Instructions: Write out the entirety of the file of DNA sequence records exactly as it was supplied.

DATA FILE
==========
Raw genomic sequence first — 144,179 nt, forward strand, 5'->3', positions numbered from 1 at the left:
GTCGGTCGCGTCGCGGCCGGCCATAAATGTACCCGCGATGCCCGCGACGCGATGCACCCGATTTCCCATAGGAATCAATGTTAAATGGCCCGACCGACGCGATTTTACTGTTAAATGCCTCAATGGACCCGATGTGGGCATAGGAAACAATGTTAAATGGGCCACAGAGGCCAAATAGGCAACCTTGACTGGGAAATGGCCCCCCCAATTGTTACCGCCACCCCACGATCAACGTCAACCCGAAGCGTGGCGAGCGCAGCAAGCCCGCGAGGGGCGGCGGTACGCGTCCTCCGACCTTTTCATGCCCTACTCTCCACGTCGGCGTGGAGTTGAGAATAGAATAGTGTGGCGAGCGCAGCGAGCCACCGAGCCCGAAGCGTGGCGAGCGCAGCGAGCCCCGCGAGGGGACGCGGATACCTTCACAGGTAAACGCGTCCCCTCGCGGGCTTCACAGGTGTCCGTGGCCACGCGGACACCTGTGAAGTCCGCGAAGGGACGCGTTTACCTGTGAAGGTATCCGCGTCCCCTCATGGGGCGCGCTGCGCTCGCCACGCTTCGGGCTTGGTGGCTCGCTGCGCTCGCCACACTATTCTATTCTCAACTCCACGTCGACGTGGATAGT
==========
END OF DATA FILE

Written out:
Raw genomic sequence first — 144,179 nt, forward strand, 5'->3', positions numbered from 1 at the left:
GTCGGTCGCGTCGCGGCCGGCCATAAATGTACCCGCGATGCCCGCGACGCGATGCACCCGATTTCCCATAGGAATCAATGTTAAATGGCCCGACCGACGCGATTTTACTGTTAAATGCCTCAATGGACCCGATGTGGGCATAGGAAACAATGTTAAATGGGCCACAGAGGCCAAATAGGCAACCTTGACTGGGAAATGGCCCCCCCAATTGTTACCGCCACCCCACGATCAACGTCAACCCGAAGCGTGGCGAGCGCAGCAAGCCCGCGAGGGGCGGCGGTACGCGTCCTCCGACCTTTTCATGCCCTACTCTCCACGTCGGCGTGGAGTTGAGAATAGAATAGTGTGGCGAGCGCAGCGAGCCACCGAGCCCGAAGCGTGGCGAGCGCAGCGAGCCCCGCGAGGGGACGCGGATACCTTCACAGGTAAACGCGTCCCCTCGCGGGCTTCACAGGTGTCCGTGGCCACGCGGACACCTGTGAAGTCCGCGAAGGGACGCGTTTACCTGTGAAGGTATCCGCGTCCCCTCATGGGGCGCGCTGCGCTCGCCACGCTTCGGGCTTGGTGGCTCGCTGCGCTCGCCACACTATTCTATTCTCAACTCCACGTCGACGTGGATAGT